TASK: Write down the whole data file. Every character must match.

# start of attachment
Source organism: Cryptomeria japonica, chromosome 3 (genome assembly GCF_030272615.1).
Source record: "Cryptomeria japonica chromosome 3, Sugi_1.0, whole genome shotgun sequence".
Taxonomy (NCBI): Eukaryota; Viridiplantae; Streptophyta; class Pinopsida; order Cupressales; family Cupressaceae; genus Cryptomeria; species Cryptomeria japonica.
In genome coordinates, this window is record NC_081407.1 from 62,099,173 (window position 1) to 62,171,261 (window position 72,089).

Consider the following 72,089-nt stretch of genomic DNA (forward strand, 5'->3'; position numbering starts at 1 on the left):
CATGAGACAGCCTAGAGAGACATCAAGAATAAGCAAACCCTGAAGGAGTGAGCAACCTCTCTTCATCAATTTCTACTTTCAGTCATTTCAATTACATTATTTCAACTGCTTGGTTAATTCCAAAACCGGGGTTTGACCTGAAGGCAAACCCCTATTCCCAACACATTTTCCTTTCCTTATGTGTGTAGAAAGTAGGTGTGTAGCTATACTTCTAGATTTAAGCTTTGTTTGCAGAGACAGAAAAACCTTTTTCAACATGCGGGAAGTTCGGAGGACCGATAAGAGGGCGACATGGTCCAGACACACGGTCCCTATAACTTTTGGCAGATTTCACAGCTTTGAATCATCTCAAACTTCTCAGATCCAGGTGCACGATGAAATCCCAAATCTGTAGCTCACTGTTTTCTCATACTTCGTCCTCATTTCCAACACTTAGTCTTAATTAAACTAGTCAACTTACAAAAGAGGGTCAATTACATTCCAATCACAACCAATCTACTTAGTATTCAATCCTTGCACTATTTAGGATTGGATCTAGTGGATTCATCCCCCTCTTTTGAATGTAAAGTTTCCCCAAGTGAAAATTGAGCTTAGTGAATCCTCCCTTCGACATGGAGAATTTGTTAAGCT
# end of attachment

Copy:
Source organism: Cryptomeria japonica, chromosome 3 (genome assembly GCF_030272615.1).
Source record: "Cryptomeria japonica chromosome 3, Sugi_1.0, whole genome shotgun sequence".
Taxonomy (NCBI): Eukaryota; Viridiplantae; Streptophyta; class Pinopsida; order Cupressales; family Cupressaceae; genus Cryptomeria; species Cryptomeria japonica.
In genome coordinates, this window is record NC_081407.1 from 62,099,173 (window position 1) to 62,171,261 (window position 72,089).

Consider the following 72,089-nt stretch of genomic DNA (forward strand, 5'->3'; position numbering starts at 1 on the left):
CATGAGACAGCCTAGAGAGACATCAAGAATAAGCAAACCCTGAAGGAGTGAGCAACCTCTCTTCATCAATTTCTACTTTCAGTCATTTCAATTACATTATTTCAACTGCTTGGTTAATTCCAAAACCGGGGTTTGACCTGAAGGCAAACCCCTATTCCCAACACATTTTCCTTTCCTTATGTGTGTAGAAAGTAGGTGTGTAGCTATACTTCTAGATTTAAGCTTTGTTTGCAGAGACAGAAAAACCTTTTTCAACATGCGGGAAGTTCGGAGGACCGATAAGAGGGCGACATGGTCCAGACACACGGTCCCTATAACTTTTGGCAGATTTCACAGCTTTGAATCATCTCAAACTTCTCAGATCCAGGTGCACGATGAAATCCCAAATCTGTAGCTCACTGTTTTCTCATACTTCGTCCTCATTTCCAACACTTAGTCTTAATTAAACTAGTCAACTTACAAAAGAGGGTCAATTACATTCCAATCACAACCAATCTACTTAGTATTCAATCCTTGCACTATTTAGGATTGGATCTAGTGGATTCATCCCCCTCTTTTGAATGTAAAGTTTCCCCAAGTGAAAATTGAGCTTAGTGAATCCTCCCTTCGACATGGAGAATTTGTTAAGCT